Analysis of ‘Blue Highways’, by William Least Heat-Moon

Author Background

This author, also called William Lewis Trogdon, was part Native American and part Euro-American in lineage. This book chronicles a 13,000 mile long journey the author undertook in 1978 when struck by personal tragedy; his wife left him and he lost his job on the same day. The author consciously avoided known highways, keeping to the back roads which were colored blue in the old rand McNally atlas. Hence the name, “Blue Highways”. After he completed the trip around the US, he spent four years writing the book and putting it together.

Relevance of the Title

Blue Highways gets its name from the roads marked in blue in the old Rand McNally atlas. These were back roads that connected small towns. The 13,000 mile journey that went around US, barring the state of California, kept consciously away from main highways. The author’s aim was to connect with real towns were real people lived. The aim of the journey was therapeutic.

Main Themes

Travelling as A Means of Discovery

Humans have, since the time they appeared on earth, travelled looking for better places. Travelling, especially the kind where the destination is not the important thing but the journey is, helps people shed their inhibitions and emotional baggage. People become more open to experiences and people, who may not have interested you when pursuing that 9 to 5 job.

Small Towns

The author decides to stick to back roads and small towns as he wishes to be lonely and also wants to preserve the purity of experience. He makes friends only when he wishes to have company. In small towns, he is more likely to have a true American experience. The real America lay beyond superhighways and metropolitan areas.


William Least Heat-Moon

The reason why Least Heat-Moon set out on this 13,000 mile journey was intensely personal. On the day his wife announced she was leaving him, he also lost his job as an English teacher. Things looked grim and he needed to get away to put things into perspective. But the journey turns out to be more than just a search for his true self. On the way, he reflects on the problems that concern the Native Americans, the African Americans and the Cajuns as he crosses into the states where they live. The journey takes him three months to complete. He works on the book for the next four years, polishing his prose which soars majestically. However, it is always grounded in the America that remains hidden from the media glare.


Some men, when they lose their jobs and their wives, take to drink. But William Least Heat-Moon took to the road.  For him the place he arrived was not important; the journey was. Stopping at towns marked on the blue lines that indicated back roads, on old Rand McNally maps, he travelled for three months. After 13,000 miles and innumerable stops, where he met some remarkable people, the journey is complete. It takes him a further four years to polish the book. It becomes a cult novel, avidly read by real travelers and the arm-chair variety.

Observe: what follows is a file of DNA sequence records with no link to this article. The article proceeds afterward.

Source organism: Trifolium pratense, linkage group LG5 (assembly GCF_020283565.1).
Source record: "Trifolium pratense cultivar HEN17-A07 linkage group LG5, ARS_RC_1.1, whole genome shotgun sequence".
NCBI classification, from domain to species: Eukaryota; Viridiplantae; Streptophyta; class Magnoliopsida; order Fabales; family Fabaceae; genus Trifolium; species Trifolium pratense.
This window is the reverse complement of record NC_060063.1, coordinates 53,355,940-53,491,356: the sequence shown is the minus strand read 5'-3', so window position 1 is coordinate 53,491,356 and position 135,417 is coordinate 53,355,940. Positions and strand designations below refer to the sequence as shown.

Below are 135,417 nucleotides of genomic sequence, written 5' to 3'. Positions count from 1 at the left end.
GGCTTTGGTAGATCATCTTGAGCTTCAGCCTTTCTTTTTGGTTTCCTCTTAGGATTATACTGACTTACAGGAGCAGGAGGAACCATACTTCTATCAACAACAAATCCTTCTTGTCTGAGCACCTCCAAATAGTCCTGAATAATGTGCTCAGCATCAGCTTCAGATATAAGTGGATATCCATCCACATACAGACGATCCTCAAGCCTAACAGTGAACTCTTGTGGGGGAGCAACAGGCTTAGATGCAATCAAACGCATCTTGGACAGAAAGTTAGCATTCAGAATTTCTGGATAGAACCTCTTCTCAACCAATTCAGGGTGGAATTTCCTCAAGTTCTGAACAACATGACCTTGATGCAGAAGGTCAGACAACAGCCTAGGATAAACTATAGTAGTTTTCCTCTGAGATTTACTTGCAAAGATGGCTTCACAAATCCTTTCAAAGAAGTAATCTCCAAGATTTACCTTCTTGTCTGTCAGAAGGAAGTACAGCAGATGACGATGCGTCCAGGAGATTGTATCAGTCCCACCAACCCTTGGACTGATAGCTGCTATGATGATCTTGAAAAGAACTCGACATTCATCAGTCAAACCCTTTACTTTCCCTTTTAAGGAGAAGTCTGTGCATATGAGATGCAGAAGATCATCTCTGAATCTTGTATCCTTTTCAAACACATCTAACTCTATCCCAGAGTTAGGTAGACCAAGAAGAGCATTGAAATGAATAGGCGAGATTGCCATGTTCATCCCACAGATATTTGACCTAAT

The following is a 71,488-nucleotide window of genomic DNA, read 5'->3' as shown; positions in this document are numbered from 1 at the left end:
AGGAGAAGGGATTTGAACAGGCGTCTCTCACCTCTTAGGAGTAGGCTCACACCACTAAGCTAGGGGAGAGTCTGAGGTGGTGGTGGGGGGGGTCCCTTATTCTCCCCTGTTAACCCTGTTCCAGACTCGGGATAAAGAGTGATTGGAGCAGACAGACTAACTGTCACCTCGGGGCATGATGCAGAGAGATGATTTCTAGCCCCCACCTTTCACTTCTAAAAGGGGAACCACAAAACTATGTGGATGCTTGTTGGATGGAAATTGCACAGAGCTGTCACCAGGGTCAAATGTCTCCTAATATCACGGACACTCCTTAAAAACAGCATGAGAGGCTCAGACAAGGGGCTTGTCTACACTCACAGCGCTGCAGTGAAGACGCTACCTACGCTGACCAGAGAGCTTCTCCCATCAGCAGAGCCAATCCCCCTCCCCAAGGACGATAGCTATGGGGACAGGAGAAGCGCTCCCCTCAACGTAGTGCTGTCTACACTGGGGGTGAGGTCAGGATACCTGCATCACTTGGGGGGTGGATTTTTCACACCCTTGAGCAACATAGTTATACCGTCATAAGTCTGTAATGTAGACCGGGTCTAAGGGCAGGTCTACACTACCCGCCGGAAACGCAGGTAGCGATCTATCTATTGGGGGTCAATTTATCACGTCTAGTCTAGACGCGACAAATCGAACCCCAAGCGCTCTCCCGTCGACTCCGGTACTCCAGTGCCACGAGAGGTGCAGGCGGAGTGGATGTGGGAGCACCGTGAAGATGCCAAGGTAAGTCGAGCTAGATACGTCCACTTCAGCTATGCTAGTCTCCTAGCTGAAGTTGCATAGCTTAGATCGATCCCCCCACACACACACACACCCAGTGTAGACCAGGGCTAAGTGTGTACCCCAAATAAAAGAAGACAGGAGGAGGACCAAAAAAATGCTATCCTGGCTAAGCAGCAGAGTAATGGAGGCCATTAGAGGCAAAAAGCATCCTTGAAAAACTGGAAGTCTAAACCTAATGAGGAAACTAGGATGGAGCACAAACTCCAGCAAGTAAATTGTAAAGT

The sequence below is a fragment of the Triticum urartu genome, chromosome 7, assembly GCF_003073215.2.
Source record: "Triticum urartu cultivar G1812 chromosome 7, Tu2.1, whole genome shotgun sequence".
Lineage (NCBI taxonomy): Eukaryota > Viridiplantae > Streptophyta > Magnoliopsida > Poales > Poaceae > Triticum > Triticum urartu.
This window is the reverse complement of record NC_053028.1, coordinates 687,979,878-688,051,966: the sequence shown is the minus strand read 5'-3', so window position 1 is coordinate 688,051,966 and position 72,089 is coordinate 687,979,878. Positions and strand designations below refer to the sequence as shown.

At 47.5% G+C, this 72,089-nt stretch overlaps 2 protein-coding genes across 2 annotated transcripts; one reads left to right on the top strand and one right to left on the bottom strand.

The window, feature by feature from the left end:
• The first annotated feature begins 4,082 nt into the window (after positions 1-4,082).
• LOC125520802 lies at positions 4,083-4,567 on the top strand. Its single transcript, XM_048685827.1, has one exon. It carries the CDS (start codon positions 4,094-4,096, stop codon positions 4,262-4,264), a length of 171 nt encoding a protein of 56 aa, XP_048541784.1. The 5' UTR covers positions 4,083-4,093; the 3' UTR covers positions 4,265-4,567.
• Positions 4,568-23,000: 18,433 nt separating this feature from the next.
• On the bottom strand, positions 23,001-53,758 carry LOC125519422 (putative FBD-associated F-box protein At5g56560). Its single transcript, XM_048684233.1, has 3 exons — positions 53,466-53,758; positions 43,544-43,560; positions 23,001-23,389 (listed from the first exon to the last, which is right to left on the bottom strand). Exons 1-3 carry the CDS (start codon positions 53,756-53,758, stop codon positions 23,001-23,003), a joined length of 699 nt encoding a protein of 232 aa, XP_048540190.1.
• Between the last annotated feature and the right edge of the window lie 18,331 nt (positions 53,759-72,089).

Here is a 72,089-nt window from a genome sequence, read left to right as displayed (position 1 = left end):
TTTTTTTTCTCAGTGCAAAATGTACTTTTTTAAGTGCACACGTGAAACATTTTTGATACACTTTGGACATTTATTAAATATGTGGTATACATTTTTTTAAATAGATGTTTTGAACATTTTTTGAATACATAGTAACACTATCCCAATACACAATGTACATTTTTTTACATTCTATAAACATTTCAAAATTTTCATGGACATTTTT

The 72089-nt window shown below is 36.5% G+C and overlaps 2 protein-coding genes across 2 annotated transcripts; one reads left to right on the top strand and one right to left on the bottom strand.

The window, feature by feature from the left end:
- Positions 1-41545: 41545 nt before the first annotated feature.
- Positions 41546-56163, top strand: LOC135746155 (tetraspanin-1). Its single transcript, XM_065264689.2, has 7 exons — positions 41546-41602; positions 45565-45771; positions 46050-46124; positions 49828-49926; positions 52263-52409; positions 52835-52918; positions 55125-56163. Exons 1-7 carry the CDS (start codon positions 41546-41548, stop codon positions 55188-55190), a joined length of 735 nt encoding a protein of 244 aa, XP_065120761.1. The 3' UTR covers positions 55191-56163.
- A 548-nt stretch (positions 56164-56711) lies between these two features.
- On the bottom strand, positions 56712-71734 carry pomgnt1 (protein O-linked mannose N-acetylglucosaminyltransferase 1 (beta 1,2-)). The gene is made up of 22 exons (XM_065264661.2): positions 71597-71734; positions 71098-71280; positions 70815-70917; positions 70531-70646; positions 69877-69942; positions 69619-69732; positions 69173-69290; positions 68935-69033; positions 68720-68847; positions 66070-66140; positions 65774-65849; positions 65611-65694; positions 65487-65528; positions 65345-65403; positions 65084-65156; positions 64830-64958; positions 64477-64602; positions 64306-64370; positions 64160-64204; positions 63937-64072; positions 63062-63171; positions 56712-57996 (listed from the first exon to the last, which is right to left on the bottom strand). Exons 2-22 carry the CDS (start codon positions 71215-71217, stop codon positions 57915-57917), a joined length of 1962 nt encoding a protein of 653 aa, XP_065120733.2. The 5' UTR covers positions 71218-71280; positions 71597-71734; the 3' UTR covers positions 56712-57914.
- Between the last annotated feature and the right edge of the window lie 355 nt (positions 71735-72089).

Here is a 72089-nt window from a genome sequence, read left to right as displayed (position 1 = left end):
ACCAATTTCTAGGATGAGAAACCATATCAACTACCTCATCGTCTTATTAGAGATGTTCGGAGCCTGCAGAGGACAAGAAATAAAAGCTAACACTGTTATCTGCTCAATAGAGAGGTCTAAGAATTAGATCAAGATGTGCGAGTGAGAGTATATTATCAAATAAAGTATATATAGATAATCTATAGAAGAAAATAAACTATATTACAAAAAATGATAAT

1. Beware thoughts that come in the night. They aren’t turned properly; they come in askew, free of sense and restriction, deriving from the most remote of sources.

It is at night that disturbing thoughts came to the author. They are not fully formed, they tempt people and they are unrestricted. Travelers are lonely at night so they cannot share their feelings. They come unbidden and hang around refusing to die down.

  1. There are two kinds of adventurers: those who go truly hoping to find adventure and those who go secretly hoping they won’t.

This is a tongue-in-cheek statement by the author. Adventurers may not all seek adventure; some like to play safe. Adventures are also different; some call for mental endurance; others for physical. Least Heat-Moon set out to find his true self. He wanted to remove himself from the trapping of metropolitan life that made self discovery difficult.

  1. “A man who couldn’t make things go right could at least go.”

The author had a lingering feeling of insufficiency; his marriage had failed and he was jobless. That left him with one option: embark on a journey of self-discovery.

  1. “My point was that what you’ve done becomes the judge of what you’re going to do—especially in other people’s mind. When you’re traveling, you are what you are right then and there. People don’t have your past to hold against you. No yesterday’s on the road.”

The reason why travel appealed to the author is summed up in these words. People tend to judge one by his or her past. But when one is constantly on the move, there is no past to speak of. So people cannot judge you by anything of the present.

  1. “Often I’d seen the American propensity to take to the highway with as many possessions as a vehicle could carry—that inclination to get away from it all while hauling it all along.”

Least Heat-Moon was a minimalist traveler. Too often on the highways, he had seen travelers moving with a truckload of possessions. That went against his grain of thought. The author’s aim was to get away from his past life. He could do that only if he shed his past completely – that included most of his material possessions.